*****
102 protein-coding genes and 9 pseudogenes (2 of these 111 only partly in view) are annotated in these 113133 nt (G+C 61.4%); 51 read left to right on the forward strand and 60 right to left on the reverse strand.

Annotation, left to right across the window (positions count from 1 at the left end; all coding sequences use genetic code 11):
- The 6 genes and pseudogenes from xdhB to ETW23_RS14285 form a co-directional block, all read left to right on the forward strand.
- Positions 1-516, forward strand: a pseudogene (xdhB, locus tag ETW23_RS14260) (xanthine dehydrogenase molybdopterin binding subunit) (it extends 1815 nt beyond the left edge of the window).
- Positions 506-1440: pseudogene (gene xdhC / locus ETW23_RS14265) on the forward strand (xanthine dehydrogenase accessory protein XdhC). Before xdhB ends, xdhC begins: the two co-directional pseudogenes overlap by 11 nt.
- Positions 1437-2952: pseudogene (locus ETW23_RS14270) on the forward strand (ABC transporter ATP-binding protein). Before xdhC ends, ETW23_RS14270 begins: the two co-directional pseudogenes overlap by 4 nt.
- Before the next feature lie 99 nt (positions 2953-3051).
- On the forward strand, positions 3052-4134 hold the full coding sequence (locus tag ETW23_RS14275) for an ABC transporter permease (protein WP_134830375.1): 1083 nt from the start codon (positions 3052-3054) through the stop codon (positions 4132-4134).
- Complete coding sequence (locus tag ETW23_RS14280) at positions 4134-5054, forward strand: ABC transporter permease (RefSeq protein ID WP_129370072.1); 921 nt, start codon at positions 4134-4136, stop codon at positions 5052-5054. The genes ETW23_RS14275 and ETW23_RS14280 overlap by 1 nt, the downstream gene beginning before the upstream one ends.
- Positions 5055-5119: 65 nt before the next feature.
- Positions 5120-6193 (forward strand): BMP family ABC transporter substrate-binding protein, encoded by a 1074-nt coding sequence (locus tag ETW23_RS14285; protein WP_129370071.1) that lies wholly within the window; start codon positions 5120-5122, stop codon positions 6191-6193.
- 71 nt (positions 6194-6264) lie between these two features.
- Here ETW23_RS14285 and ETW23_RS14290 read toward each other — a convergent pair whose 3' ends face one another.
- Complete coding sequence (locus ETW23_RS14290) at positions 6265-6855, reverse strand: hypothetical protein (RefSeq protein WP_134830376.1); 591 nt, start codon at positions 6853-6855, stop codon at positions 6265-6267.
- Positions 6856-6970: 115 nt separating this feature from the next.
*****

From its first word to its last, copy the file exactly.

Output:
102 protein-coding genes and 9 pseudogenes (2 of these 111 only partly in view) are annotated in these 113133 nt (G+C 61.4%); 51 read left to right on the forward strand and 60 right to left on the reverse strand.

Annotation, left to right across the window (positions count from 1 at the left end; all coding sequences use genetic code 11):
- The 6 genes and pseudogenes from xdhB to ETW23_RS14285 form a co-directional block, all read left to right on the forward strand.
- Positions 1-516, forward strand: a pseudogene (xdhB, locus tag ETW23_RS14260) (xanthine dehydrogenase molybdopterin binding subunit) (it extends 1815 nt beyond the left edge of the window).
- Positions 506-1440: pseudogene (gene xdhC / locus ETW23_RS14265) on the forward strand (xanthine dehydrogenase accessory protein XdhC). Before xdhB ends, xdhC begins: the two co-directional pseudogenes overlap by 11 nt.
- Positions 1437-2952: pseudogene (locus ETW23_RS14270) on the forward strand (ABC transporter ATP-binding protein). Before xdhC ends, ETW23_RS14270 begins: the two co-directional pseudogenes overlap by 4 nt.
- Before the next feature lie 99 nt (positions 2953-3051).
- On the forward strand, positions 3052-4134 hold the full coding sequence (locus tag ETW23_RS14275) for an ABC transporter permease (protein WP_134830375.1): 1083 nt from the start codon (positions 3052-3054) through the stop codon (positions 4132-4134).
- Complete coding sequence (locus tag ETW23_RS14280) at positions 4134-5054, forward strand: ABC transporter permease (RefSeq protein ID WP_129370072.1); 921 nt, start codon at positions 4134-4136, stop codon at positions 5052-5054. The genes ETW23_RS14275 and ETW23_RS14280 overlap by 1 nt, the downstream gene beginning before the upstream one ends.
- Positions 5055-5119: 65 nt before the next feature.
- Positions 5120-6193 (forward strand): BMP family ABC transporter substrate-binding protein, encoded by a 1074-nt coding sequence (locus tag ETW23_RS14285; protein WP_129370071.1) that lies wholly within the window; start codon positions 5120-5122, stop codon positions 6191-6193.
- 71 nt (positions 6194-6264) lie between these two features.
- Here ETW23_RS14285 and ETW23_RS14290 read toward each other — a convergent pair whose 3' ends face one another.
- Complete coding sequence (locus ETW23_RS14290) at positions 6265-6855, reverse strand: hypothetical protein (RefSeq protein WP_134830376.1); 591 nt, start codon at positions 6853-6855, stop codon at positions 6265-6267.
- Positions 6856-6970: 115 nt separating this feature from the next.